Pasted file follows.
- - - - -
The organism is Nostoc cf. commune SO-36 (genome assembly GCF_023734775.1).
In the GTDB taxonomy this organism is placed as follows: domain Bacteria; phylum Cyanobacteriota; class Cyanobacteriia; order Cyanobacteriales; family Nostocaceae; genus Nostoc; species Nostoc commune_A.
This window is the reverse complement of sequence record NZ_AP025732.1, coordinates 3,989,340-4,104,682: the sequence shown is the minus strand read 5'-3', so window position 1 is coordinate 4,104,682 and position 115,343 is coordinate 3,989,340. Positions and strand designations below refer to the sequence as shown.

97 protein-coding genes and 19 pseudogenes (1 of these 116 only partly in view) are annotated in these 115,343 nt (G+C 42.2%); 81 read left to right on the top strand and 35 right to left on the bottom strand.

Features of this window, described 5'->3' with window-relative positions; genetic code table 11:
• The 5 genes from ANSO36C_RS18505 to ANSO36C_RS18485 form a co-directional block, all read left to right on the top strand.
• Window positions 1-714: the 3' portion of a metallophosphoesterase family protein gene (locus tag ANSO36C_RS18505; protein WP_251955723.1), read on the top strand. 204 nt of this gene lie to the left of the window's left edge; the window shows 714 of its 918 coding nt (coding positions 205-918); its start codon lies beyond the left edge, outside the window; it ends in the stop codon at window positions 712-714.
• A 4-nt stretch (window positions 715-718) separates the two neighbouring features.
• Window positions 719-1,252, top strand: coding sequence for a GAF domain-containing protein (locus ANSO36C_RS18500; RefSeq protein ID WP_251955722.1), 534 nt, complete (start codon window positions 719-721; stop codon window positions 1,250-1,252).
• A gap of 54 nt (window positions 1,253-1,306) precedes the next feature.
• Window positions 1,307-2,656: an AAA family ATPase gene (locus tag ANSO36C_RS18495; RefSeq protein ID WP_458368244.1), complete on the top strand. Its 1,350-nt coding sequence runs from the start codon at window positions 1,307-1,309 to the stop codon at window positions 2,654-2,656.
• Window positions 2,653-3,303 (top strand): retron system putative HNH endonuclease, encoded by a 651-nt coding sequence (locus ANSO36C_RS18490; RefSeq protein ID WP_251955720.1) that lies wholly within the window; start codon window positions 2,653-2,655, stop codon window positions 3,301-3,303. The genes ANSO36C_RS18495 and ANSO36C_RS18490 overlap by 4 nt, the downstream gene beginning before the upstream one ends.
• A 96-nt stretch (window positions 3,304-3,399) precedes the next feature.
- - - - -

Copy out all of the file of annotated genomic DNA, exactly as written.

The organism is Nostoc cf. commune SO-36 (genome assembly GCF_023734775.1).
In the GTDB taxonomy this organism is placed as follows: domain Bacteria; phylum Cyanobacteriota; class Cyanobacteriia; order Cyanobacteriales; family Nostocaceae; genus Nostoc; species Nostoc commune_A.
This window is the reverse complement of sequence record NZ_AP025732.1, coordinates 3,989,340-4,104,682: the sequence shown is the minus strand read 5'-3', so window position 1 is coordinate 4,104,682 and position 115,343 is coordinate 3,989,340. Positions and strand designations below refer to the sequence as shown.

97 protein-coding genes and 19 pseudogenes (1 of these 116 only partly in view) are annotated in these 115,343 nt (G+C 42.2%); 81 read left to right on the top strand and 35 right to left on the bottom strand.

Features of this window, described 5'->3' with window-relative positions; genetic code table 11:
• The 5 genes from ANSO36C_RS18505 to ANSO36C_RS18485 form a co-directional block, all read left to right on the top strand.
• Window positions 1-714: the 3' portion of a metallophosphoesterase family protein gene (locus tag ANSO36C_RS18505; protein WP_251955723.1), read on the top strand. 204 nt of this gene lie to the left of the window's left edge; the window shows 714 of its 918 coding nt (coding positions 205-918); its start codon lies beyond the left edge, outside the window; it ends in the stop codon at window positions 712-714.
• A 4-nt stretch (window positions 715-718) separates the two neighbouring features.
• Window positions 719-1,252, top strand: coding sequence for a GAF domain-containing protein (locus ANSO36C_RS18500; RefSeq protein ID WP_251955722.1), 534 nt, complete (start codon window positions 719-721; stop codon window positions 1,250-1,252).
• A gap of 54 nt (window positions 1,253-1,306) precedes the next feature.
• Window positions 1,307-2,656: an AAA family ATPase gene (locus tag ANSO36C_RS18495; RefSeq protein ID WP_458368244.1), complete on the top strand. Its 1,350-nt coding sequence runs from the start codon at window positions 1,307-1,309 to the stop codon at window positions 2,654-2,656.
• Window positions 2,653-3,303 (top strand): retron system putative HNH endonuclease, encoded by a 651-nt coding sequence (locus ANSO36C_RS18490; RefSeq protein ID WP_251955720.1) that lies wholly within the window; start codon window positions 2,653-2,655, stop codon window positions 3,301-3,303. The genes ANSO36C_RS18495 and ANSO36C_RS18490 overlap by 4 nt, the downstream gene beginning before the upstream one ends.
• A 96-nt stretch (window positions 3,304-3,399) precedes the next feature.